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Chip Schott, asks, Do you design greens to allow the running approach?
My courses usually feature many ground-level greens partially unguarded in front, since many seniors and other golfers rely on low, running shots to reach the green. While these greens allow the ground game, I don't expect better players to use it regularly. I did see Tiger Woods make a running approach on TV, but that was to the restroom after a case of food poisoning.
So, naturally I wonder why every Tour pro talks about "ground game options." They must have similar feelings to mine concerning power tools: I have no real plans to ever use them, but somehow it's nice to have them around, just in case!
Running shots require reasonably dry, consistent turf (modern maintenance makes running shots more practical than ever, but heavy watering discourages them) and slopes whether sidehill, uphill, or downhill that assure predictable bounces. Otherwise, golfers prefer aerial shots. Modern equipment allows higher shots with backspin. Aerial shots are safer, just as airlines are safer than Amtrak. Once airborne, there's not much to run into, while trains occasionally face potential collisions that could knock them off track. Except in strong winds, or where runways/fairways are slippery, and staying on the ground makes sense for both golf shots and airplanes, running approach shots are more likely to deflect off line in any direction after striking a deflecting slope.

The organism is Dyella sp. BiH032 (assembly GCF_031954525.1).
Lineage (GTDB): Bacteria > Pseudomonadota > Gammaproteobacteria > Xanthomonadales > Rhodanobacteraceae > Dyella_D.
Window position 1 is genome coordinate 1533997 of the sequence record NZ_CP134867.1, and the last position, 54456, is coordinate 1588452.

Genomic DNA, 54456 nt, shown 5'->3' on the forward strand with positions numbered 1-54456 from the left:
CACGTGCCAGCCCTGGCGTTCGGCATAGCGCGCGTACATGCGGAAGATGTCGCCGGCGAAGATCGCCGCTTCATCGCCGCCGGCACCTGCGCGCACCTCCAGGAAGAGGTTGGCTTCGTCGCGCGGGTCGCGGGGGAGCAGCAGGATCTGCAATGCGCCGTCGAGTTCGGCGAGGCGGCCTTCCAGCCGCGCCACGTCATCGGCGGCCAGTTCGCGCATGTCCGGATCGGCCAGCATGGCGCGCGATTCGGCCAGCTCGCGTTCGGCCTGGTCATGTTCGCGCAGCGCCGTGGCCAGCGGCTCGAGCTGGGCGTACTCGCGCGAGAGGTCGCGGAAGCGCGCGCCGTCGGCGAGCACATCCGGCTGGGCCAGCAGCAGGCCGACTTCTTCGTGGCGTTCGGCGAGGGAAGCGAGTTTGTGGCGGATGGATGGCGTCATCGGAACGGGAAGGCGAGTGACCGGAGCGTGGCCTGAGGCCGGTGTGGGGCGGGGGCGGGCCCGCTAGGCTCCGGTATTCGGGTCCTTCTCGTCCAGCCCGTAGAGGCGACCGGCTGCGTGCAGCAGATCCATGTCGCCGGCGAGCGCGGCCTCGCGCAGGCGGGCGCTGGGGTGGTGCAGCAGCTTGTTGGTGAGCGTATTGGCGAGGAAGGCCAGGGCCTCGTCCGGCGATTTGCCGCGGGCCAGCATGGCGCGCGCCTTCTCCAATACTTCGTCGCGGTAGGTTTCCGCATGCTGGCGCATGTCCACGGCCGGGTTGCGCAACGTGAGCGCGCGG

So, I suppose I will design for the ground game the day I see equipment advertisements touting balls that "fly lower" and with "less spin."
When I do design for players to use ground-hugging shots, it's usually in windy climates, where such shots generally make sense. In these climates, downwind holes reduce backspin, often requiring run-up shots. In other areas, we specifically design for the run-up shot on holes where we can predict long, running shots, like reachable par-5 holes (under 575 yards), drivable par-4 holes (290 to 350 yards in length) and ultra-long par-3 holes.
Occasionally, it's fun to tempt a player into a running shot on short par-4 holes, with a large green set low to the ground. I usually create one area with a consistent run-up slope, while other areas feature subtle folds and banks to deflect the ball away from the green. Such holes can lull a golfer to sleep, and allow great strategy and preferred approach angles without using traditional sand hazards.
My crystal ball shows increasing future water restrictions for golf, which may restore the need, and not the option, for the ground game, since the greens will be hard enough to reject the aerial approach. That would certainly buck the trend of efficiency that equipment, green design and maintenance have created for the aerial game, but it would also bring back the rub of the green, and perhaps, a bit of the fun the game once had. That wouldn't necessarily be a bad thing.